October’s stuff

October 25, 2007

A good month, with new stuff from old favourites and some cracking vintage reggae courtesy of Graham.

CoH – Strings

LCD Soundsystem – 45.33 (mp3)

Ergo Phizmiz – Cassowary (mp3)

Beirut – The Flying Club Cup

Keith Hudson – Flesh of My Skin, Blood Of My Blood

Yabby You – Jesus Dread

King Tubby & Glen Brown – Termination Dub

White Mice – White Mice

Rockstone – Native’s Adventures With Lee Perry At The Black Ark

Underworld – Oblivion With Bells

Fripp & Eno – Beyond Even (1992 – 2006)

Einsturzende Neubauten – Alles Wieder Offen (supporter album)

Harmonia – Live 1974

To Rococo Rot – ABC123

Wire – Read & Burn 03

Rechenzentrum – Silence (dvd audio files)


Eastern Promises

October 24, 2007

Braved a chill and foggy evening to catch a BAFTA screening of the new David Cronenberg film ‘Eastern Promises’.

After his disappointing A History Of Violence, I didn’t expect too much from this new tale set in the world of Russian gangsters in London… but how wrong I was.

Viggo Mortensen, Vincent Cassell and Armin Mueller-Stahl deliver slow-burning performances which carry a palpable air of menace, their threat unspoken or understated. Naomi Watts is the only disappointment (and it’s a minor one), not because she doesn’t deliver in the acting stakes – she gives an excellent performance – but because her role as the innocent embroiled is, for me, a less entertaining one. It’s certainly less focussed on in terms of screen time.

Being Cronenberg, the film is punctuated by the occasional burst of extreme violence – there’s a particularly unpleasant knife fight in a Turkish bath and a more than fair share of grisly throat-slashing to look forward to. But other than that, there’s little to identify this as a Cronenberg piece – the almost fetishistic portrayal of Mortensen’s gangster tattoos being about the only other thing that might hark back to his earlier predilection for body ‘horror’. If anything, the piece seemed to carry more similarities with David Lynch’s work – before he disappeared up his own arse.

Still, a highly accomplished cinematic excursion, and certainly one of the best films I’ve seen this year.

From the best to the worst – got home in time to see ITV’s new contemporary adaptation of Frankenstein. To describe it as execrable would be doing it a favour. So bad was it that I can’t persuade myself to write anything further on it. Avoid at all costs.


October 17, 2007

Another BAFTA screening this evening, this time for Sundance break-out hit wimp musical ‘Once’. Didn’t have high expectations going into this one, but…..
Although undeniably overloaded with lengthy and mawkish ‘poor me’ heartbreak strumalong songs of a kind beloved by bedsit singer-songwriters everywhere, the film actually carries a truth and uneasy warmth in its characterisations of the thirty-something vacuum cleaner-repairing busker and his fragile relationship with an immigrant single mother. It’s not a snappy, sharp Hollywood narrative, but its ramshackle structure does suit its subject well, and its unforced ending manages to offer both grim poignancy and fragile hope.

I won’t be singing its praises, but am happy to admit taking some pleasure from it.

The soundtrack album’ll be one to avoid though.

Kinda glad also that the screening clashed with Scotland’s miserable performance against Georgia in a crucial Euro 2008 qualifier. The ‘highlights’ proved bad enough.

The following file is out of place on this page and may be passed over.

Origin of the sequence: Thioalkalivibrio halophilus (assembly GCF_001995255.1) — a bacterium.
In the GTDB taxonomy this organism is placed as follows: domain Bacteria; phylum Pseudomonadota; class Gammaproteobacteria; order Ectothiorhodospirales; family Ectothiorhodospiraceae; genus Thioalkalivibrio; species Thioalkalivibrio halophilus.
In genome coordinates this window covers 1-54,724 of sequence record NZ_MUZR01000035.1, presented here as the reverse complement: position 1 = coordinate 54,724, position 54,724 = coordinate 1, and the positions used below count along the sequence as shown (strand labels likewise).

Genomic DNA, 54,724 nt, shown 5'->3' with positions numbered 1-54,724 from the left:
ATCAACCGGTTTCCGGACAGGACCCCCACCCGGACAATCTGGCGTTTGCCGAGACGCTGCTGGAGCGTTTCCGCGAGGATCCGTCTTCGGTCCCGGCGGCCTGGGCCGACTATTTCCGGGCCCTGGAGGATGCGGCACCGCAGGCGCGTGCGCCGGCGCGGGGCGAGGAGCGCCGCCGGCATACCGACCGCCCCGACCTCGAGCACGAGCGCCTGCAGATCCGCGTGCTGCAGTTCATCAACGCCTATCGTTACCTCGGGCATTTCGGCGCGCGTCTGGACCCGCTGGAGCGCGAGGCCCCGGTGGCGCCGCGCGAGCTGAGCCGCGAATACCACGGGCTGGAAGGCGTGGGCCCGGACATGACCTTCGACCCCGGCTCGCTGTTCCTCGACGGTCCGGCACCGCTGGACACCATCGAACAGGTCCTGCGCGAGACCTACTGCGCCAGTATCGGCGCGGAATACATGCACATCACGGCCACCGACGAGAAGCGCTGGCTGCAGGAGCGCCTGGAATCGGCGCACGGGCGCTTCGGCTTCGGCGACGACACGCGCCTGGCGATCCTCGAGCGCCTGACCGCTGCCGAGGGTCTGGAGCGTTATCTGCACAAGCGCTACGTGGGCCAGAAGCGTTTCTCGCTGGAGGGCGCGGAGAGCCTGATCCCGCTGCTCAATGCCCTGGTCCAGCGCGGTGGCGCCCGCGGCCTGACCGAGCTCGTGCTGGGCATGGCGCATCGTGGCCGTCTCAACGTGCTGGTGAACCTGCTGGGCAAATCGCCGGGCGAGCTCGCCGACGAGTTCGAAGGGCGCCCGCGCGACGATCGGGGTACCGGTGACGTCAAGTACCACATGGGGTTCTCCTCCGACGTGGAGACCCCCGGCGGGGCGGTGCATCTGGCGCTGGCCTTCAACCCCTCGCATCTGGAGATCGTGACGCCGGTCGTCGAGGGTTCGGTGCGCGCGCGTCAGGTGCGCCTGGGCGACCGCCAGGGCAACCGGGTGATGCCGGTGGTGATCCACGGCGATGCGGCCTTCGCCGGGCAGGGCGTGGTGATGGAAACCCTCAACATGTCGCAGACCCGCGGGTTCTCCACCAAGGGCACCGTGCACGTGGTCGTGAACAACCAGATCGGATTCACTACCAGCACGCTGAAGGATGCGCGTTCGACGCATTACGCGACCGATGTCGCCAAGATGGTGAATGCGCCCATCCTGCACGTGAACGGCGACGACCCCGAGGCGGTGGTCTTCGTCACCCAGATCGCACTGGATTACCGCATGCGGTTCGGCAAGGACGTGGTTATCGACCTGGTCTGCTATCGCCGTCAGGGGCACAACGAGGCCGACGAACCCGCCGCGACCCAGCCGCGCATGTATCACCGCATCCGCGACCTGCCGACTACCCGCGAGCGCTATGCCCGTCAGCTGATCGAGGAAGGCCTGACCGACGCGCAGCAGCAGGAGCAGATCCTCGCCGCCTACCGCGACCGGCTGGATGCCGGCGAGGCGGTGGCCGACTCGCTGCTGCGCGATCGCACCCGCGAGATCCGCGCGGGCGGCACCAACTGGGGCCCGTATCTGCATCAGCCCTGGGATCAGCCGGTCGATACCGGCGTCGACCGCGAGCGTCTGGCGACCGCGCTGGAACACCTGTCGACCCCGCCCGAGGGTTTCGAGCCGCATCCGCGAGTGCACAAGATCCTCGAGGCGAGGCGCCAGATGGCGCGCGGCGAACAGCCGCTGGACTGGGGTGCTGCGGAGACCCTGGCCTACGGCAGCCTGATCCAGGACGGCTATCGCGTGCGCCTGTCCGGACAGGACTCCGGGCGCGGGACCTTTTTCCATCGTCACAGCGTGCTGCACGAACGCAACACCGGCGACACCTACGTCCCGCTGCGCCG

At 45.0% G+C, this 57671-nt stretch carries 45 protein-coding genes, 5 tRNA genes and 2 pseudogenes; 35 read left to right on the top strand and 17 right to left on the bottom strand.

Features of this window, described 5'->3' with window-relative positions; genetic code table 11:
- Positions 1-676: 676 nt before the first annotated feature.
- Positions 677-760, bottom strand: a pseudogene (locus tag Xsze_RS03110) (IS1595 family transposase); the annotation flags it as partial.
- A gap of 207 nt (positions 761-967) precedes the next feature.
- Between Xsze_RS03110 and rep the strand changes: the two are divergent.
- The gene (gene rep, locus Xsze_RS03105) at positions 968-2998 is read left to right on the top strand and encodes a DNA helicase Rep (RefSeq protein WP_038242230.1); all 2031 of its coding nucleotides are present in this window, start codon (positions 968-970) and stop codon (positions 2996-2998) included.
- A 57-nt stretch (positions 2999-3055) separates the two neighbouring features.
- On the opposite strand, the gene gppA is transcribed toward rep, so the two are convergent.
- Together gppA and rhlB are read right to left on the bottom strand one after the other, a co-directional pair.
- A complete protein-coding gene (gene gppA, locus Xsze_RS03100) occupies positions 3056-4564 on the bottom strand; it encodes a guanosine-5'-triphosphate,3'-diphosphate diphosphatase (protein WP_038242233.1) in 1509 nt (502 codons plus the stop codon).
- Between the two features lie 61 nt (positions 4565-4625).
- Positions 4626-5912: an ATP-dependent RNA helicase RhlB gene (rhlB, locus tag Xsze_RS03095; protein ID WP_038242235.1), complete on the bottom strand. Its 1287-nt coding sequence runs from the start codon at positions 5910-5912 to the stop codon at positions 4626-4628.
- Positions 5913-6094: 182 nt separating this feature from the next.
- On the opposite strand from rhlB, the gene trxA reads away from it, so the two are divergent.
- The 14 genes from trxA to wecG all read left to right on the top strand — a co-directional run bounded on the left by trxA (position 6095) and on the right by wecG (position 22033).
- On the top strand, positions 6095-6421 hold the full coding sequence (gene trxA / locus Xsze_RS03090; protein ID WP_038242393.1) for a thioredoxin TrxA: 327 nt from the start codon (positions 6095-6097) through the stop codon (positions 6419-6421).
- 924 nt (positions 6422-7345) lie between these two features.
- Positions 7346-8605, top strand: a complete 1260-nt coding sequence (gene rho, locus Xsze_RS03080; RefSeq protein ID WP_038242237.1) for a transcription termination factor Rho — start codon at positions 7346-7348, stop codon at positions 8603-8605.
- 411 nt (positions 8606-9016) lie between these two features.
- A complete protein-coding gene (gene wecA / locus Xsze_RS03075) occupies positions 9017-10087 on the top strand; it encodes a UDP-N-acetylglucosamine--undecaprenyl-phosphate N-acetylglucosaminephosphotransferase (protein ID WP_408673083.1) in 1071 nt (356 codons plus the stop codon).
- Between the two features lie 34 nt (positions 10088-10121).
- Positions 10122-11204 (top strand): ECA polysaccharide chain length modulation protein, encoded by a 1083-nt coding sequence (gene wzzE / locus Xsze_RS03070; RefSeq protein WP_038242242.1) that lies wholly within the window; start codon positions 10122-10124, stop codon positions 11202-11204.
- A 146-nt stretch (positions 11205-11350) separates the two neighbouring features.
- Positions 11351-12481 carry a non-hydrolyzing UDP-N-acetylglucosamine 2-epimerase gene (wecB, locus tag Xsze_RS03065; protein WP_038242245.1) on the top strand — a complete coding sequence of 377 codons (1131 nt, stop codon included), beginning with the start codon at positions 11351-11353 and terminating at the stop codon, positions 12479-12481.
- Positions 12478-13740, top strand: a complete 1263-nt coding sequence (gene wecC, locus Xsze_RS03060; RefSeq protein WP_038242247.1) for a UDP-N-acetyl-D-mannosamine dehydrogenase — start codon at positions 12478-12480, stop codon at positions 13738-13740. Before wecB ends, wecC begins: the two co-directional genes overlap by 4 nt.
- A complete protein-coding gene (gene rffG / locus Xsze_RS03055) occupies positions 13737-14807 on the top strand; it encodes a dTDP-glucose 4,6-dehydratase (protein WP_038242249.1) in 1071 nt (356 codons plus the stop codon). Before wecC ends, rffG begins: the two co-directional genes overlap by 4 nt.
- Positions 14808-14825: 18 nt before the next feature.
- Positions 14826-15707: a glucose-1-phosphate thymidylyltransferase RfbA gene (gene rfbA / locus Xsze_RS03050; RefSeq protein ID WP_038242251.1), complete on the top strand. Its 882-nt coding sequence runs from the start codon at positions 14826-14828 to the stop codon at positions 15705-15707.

Tuxedomoon in Bruxelles

October 15, 2007

Just back from a precious few days in Bruxelles, where we attended two special 30th anniversary dates by Tuxedomoon at the minimalist, arts-friendly Beursschouwburg venue near the Bourse – a smaller hall than we’d anticipated with a capacity of only 350, but one which made for intimate performances. Amusingly, when we went to collect our tickets immediately beforehand I discovered that my name was down as the first person to have reserved tickets for the shows.

Excellent, crystal-clear sound and good mixing, particularly on the sold out first night, on which the band played a selection of their older material including a blinding version of ‘Time To Lose’ with Blaine adding lovely plucked violin. Good to see Bruce Geduldig back doing performances and live video work too.

The second night featured stuff from Cabin In The Sky and newie Vapour Trails and was strangely muted by comparison, although Steven’s minor hissy fit at his keyboard not being audible through the on-stage monitors lead to some cracking bits of manic improv. Perfunctory encores of ‘This Beast’ and ‘Reeding, Righting, Rhythmatic’ were an odd way to end the show, though perhaps the demands of the video crew who were shooting both nights were being taken into consideration. I hope some kind of release is planned for the footage – sooner rather than later.

L’Archiduc pub was to rendezvous point before both shows for Waki and I to meet for the first time with around a dozen lovely people from the band’s Yahoo group site who’d similarly travelled from all across Europe to be at the shows. Hello to Erik from Norway, Hector from Portugal, Willem from The Netherlands, Nikola and Maria from Bulgaria, Mariana from Germany and Isabelle, Alain and Géraldine from Bruxelles (sorry to those whose names temporarily escape me). We all had a tremendous time meeting pre and post gigs for drinkies and discussions. Particular thanks to Isabelle, who took us all backstage after the second show where we set about the band’s rider with some gusto, leading on to a 2.30am drinking session in the Falstaff.

On our third (last) night we were invited to a trendy downtown bar for the joint birthday celebrations of Annik Honoré & Géraldine Bussienne, two avant-music scenesters (Annik having co-founded Les Disques Du Crepuscule). Mort Subite was drunk in perhaps unwise quantities given we’d to be up at 5am the next morning to catch our flight home.